I want to write a thank-you letter to Denmark. A love letter, really. I toyed with the idea of sending it to Queen Margrethe (the embodiment of Denmark, as evidenced by Ricky's habit of muttering "Forgive me, Queen, for I have sinned" whenever he crosses a street without waiting for the green man), but I don't expect she would get it. Other options were writing it on sand or a foggy window so it would be dispersed into the sea or air. My current plan is to do it on paper and either burn or recycle it - both very Danish ways of destroying a sheet of paper.

Saturday, December 10, 2005

What words say

It's funny what words say about a society. In Russia the word "state" shows up everywhere - Moscow State University, etc. In Denmark the word you see everywhere is folke - "people." Denmark has people's highschools and Copenhagen People's University and the Danish People's Party. But the word doesn't mean "a collection of individuals" like you could use "people" in English - you can't say there were a lot of folke at the party. It's the nation, the community. In Russia you only have individuals and the state. In Denmark the state is the people's.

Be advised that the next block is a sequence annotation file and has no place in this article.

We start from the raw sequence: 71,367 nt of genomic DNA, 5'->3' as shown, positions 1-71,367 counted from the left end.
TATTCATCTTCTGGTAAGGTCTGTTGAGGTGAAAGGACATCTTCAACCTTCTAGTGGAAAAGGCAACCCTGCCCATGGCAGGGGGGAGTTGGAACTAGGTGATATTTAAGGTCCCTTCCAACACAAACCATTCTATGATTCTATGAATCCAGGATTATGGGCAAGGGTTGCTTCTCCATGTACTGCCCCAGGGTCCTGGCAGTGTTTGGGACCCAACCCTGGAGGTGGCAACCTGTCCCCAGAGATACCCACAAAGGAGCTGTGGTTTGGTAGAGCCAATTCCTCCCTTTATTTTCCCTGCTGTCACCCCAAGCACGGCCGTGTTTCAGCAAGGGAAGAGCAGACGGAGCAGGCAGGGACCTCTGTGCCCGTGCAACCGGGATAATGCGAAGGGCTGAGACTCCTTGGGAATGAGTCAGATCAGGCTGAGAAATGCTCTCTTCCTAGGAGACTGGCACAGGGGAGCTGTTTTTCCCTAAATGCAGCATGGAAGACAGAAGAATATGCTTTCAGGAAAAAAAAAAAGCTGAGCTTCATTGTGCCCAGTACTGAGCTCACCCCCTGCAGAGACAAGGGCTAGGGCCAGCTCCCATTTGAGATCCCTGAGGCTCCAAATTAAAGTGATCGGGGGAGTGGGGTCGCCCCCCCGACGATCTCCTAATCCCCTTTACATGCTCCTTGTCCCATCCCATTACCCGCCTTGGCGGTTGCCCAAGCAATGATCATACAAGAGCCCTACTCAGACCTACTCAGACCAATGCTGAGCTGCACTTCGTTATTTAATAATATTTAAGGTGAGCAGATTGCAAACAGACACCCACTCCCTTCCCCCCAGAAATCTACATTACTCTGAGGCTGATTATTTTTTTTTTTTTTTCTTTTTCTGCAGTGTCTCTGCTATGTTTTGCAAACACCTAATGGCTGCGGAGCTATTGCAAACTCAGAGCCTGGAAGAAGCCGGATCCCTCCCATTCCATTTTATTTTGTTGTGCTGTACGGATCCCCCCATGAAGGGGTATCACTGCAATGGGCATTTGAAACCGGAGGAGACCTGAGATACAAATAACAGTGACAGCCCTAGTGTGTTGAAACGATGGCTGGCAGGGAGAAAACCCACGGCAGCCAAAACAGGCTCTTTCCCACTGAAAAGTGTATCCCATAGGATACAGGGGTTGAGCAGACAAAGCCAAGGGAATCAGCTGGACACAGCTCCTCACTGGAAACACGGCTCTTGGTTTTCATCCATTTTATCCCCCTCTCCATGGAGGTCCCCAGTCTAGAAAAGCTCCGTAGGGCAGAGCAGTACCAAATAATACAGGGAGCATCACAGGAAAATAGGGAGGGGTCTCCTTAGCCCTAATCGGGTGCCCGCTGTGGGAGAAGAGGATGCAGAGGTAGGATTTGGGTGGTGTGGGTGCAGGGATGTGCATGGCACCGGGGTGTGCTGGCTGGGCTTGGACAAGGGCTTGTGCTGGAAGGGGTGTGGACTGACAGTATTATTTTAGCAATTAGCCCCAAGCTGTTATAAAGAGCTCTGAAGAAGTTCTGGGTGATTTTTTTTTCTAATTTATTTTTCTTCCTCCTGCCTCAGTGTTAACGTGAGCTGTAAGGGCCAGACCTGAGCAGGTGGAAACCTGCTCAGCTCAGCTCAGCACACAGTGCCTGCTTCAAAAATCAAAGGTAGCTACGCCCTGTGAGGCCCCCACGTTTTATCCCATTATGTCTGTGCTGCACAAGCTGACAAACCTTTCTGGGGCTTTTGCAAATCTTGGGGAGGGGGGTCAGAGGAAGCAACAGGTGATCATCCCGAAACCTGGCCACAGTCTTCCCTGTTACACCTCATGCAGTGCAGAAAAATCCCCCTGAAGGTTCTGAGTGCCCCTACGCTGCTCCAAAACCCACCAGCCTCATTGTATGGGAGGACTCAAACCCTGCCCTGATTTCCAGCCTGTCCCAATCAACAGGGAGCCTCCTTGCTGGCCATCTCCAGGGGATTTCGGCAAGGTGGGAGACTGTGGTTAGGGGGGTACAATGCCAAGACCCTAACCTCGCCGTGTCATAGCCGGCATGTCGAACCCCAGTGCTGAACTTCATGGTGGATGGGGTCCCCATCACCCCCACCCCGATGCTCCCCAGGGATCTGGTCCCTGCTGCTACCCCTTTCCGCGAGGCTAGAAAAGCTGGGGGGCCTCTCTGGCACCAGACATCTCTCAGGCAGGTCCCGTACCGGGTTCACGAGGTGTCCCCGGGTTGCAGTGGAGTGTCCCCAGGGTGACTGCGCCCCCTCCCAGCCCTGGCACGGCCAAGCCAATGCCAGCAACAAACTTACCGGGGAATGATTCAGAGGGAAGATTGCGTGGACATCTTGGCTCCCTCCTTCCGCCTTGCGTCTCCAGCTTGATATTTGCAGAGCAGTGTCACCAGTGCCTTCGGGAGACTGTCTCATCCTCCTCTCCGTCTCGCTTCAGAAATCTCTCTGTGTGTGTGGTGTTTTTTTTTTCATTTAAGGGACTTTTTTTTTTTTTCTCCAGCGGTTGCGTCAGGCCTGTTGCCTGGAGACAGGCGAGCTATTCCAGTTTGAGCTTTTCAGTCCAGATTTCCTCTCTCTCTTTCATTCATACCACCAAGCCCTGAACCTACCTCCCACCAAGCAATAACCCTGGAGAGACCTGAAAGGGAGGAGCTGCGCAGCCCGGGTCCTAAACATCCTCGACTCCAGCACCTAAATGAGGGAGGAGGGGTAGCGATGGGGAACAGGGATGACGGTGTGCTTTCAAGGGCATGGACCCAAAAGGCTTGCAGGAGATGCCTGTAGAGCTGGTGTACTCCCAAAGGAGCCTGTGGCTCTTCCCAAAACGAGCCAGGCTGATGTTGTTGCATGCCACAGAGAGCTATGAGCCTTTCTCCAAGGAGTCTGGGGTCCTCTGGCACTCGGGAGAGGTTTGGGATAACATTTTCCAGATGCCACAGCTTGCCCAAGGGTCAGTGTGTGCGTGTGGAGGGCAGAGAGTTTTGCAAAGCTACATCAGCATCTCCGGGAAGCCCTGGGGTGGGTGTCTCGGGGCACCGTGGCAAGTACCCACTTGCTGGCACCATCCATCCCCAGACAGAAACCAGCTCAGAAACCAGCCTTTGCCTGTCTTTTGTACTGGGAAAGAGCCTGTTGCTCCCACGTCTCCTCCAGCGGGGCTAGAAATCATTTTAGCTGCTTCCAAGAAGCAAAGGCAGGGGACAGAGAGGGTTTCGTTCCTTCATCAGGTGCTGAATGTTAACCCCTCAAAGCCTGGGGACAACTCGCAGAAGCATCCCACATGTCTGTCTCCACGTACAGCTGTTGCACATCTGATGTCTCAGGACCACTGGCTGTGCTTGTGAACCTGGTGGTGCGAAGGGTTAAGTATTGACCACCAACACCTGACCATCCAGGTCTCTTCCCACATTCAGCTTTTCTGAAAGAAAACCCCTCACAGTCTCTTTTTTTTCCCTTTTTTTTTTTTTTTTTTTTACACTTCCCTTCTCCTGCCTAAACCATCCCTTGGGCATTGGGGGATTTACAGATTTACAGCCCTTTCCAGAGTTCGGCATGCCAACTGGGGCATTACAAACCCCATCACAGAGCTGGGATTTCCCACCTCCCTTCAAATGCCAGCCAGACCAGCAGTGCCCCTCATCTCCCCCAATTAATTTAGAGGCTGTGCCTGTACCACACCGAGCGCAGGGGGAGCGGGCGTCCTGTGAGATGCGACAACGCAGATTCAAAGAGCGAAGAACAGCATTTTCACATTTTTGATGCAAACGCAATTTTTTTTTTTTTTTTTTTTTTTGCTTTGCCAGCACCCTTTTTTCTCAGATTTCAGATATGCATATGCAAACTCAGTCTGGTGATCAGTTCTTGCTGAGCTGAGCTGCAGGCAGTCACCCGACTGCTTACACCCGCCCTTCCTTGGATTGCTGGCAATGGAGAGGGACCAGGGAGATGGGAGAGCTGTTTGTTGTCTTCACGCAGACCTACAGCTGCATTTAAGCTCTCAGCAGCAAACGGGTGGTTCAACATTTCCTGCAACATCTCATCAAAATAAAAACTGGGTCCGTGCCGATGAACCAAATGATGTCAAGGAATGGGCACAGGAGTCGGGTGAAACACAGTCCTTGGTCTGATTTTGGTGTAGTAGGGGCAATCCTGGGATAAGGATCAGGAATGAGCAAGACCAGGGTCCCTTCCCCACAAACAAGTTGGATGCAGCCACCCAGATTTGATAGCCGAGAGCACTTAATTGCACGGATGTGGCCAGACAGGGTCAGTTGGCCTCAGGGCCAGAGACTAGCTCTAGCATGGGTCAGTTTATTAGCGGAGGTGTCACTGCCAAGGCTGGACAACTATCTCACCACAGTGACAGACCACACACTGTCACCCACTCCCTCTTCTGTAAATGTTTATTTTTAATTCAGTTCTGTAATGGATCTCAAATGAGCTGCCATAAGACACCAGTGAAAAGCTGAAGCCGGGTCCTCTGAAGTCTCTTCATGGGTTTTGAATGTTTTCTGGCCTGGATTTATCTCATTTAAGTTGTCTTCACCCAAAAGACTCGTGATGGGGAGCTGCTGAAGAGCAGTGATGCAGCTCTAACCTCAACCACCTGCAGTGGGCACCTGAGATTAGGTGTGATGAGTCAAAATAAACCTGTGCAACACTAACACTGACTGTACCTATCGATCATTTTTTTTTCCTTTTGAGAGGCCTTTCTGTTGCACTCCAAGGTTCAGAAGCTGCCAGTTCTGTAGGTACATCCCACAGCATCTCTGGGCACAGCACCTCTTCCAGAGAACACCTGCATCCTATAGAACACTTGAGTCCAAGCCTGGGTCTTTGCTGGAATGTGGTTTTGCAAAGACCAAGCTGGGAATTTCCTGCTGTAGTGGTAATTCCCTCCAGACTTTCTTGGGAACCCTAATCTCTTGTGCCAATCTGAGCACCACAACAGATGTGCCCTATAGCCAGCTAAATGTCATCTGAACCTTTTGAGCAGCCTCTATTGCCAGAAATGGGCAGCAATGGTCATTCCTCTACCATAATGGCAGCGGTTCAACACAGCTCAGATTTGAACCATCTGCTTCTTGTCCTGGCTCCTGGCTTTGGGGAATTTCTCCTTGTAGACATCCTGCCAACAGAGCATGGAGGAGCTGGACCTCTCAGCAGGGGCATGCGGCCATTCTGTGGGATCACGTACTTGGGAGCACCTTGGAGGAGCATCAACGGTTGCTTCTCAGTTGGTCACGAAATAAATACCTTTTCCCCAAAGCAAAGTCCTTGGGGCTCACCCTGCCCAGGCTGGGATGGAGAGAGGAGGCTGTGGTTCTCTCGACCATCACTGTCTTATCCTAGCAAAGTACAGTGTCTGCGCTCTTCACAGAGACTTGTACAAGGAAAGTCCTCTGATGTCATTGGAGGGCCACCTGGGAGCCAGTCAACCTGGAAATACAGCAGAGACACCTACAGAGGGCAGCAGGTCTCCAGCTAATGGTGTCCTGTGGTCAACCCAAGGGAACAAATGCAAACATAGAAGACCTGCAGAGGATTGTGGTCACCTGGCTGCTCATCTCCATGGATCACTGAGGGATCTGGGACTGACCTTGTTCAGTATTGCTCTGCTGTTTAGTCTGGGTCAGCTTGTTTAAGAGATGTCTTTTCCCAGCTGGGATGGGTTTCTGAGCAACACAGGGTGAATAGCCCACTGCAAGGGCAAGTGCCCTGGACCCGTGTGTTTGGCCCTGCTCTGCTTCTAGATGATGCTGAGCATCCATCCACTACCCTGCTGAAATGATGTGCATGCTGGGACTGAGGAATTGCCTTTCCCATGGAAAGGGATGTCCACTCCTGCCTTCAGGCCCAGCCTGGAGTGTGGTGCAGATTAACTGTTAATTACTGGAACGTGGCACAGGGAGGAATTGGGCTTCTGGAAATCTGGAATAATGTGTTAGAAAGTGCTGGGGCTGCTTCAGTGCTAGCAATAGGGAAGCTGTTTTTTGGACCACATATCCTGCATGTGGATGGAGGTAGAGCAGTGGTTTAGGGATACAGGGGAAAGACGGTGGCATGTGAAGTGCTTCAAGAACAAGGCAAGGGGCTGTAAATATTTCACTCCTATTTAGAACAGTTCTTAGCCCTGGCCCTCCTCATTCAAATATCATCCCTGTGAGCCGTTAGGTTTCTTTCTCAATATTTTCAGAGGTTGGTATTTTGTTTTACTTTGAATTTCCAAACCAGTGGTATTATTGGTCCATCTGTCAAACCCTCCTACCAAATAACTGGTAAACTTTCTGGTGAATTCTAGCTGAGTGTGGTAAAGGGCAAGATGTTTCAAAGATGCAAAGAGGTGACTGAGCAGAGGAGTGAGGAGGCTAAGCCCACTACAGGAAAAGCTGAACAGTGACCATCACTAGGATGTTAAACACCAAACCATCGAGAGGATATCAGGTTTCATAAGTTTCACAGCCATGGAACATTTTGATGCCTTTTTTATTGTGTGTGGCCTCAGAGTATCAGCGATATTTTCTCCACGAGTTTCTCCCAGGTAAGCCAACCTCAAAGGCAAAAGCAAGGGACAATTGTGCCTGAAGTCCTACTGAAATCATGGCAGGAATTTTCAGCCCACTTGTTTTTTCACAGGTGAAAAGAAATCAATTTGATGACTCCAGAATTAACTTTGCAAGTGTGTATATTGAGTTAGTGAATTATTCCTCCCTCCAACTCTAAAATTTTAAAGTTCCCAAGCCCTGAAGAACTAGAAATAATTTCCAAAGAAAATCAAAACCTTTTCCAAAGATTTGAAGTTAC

The other night I was at Ricky's house during bathtime for the youngest son, who was squeezing his bar of soap to make it shoot up in the air. I began counting backwards in Danish as if for a rocket launch, but when I got to what should have been "blastoff", I realized I had no idea how to say that in Danish. I asked Ricky, who didn't know, and we asked his mother. "What do you say at a rocket launch after 'three, two, one'?" Dorte looked puzzled: "Zero?" Only then did I realize that of course they wouldn't know - Denmark has no space program. There is no word for "blastoff" in Danish.

Monday, December 05, 2005